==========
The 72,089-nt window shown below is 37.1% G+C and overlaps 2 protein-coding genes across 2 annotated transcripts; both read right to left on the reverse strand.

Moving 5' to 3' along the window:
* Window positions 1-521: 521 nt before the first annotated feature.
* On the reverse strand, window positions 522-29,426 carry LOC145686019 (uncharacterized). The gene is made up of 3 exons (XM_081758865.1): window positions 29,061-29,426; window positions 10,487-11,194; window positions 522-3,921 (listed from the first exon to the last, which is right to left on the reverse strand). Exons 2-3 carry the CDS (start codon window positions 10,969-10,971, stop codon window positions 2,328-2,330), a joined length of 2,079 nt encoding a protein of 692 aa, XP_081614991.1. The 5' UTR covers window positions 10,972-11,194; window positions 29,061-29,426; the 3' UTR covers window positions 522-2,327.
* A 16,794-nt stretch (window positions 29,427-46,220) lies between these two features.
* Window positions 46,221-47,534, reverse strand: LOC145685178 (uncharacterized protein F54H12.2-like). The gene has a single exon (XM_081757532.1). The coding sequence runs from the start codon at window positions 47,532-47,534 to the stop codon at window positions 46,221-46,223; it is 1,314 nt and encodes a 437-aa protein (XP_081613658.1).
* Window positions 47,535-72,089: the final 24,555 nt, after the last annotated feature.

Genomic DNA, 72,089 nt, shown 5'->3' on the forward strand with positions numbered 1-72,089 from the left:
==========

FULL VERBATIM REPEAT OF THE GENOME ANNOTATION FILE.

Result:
The 72,089-nt window shown below is 37.1% G+C and overlaps 2 protein-coding genes across 2 annotated transcripts; both read right to left on the reverse strand.

Moving 5' to 3' along the window:
* Window positions 1-521: 521 nt before the first annotated feature.
* On the reverse strand, window positions 522-29,426 carry LOC145686019 (uncharacterized). The gene is made up of 3 exons (XM_081758865.1): window positions 29,061-29,426; window positions 10,487-11,194; window positions 522-3,921 (listed from the first exon to the last, which is right to left on the reverse strand). Exons 2-3 carry the CDS (start codon window positions 10,969-10,971, stop codon window positions 2,328-2,330), a joined length of 2,079 nt encoding a protein of 692 aa, XP_081614991.1. The 5' UTR covers window positions 10,972-11,194; window positions 29,061-29,426; the 3' UTR covers window positions 522-2,327.
* A 16,794-nt stretch (window positions 29,427-46,220) lies between these two features.
* Window positions 46,221-47,534, reverse strand: LOC145685178 (uncharacterized protein F54H12.2-like). The gene has a single exon (XM_081757532.1). The coding sequence runs from the start codon at window positions 47,532-47,534 to the stop codon at window positions 46,221-46,223; it is 1,314 nt and encodes a 437-aa protein (XP_081613658.1).
* Window positions 47,535-72,089: the final 24,555 nt, after the last annotated feature.

Genomic DNA, 72,089 nt, shown 5'->3' on the forward strand with positions numbered 1-72,089 from the left: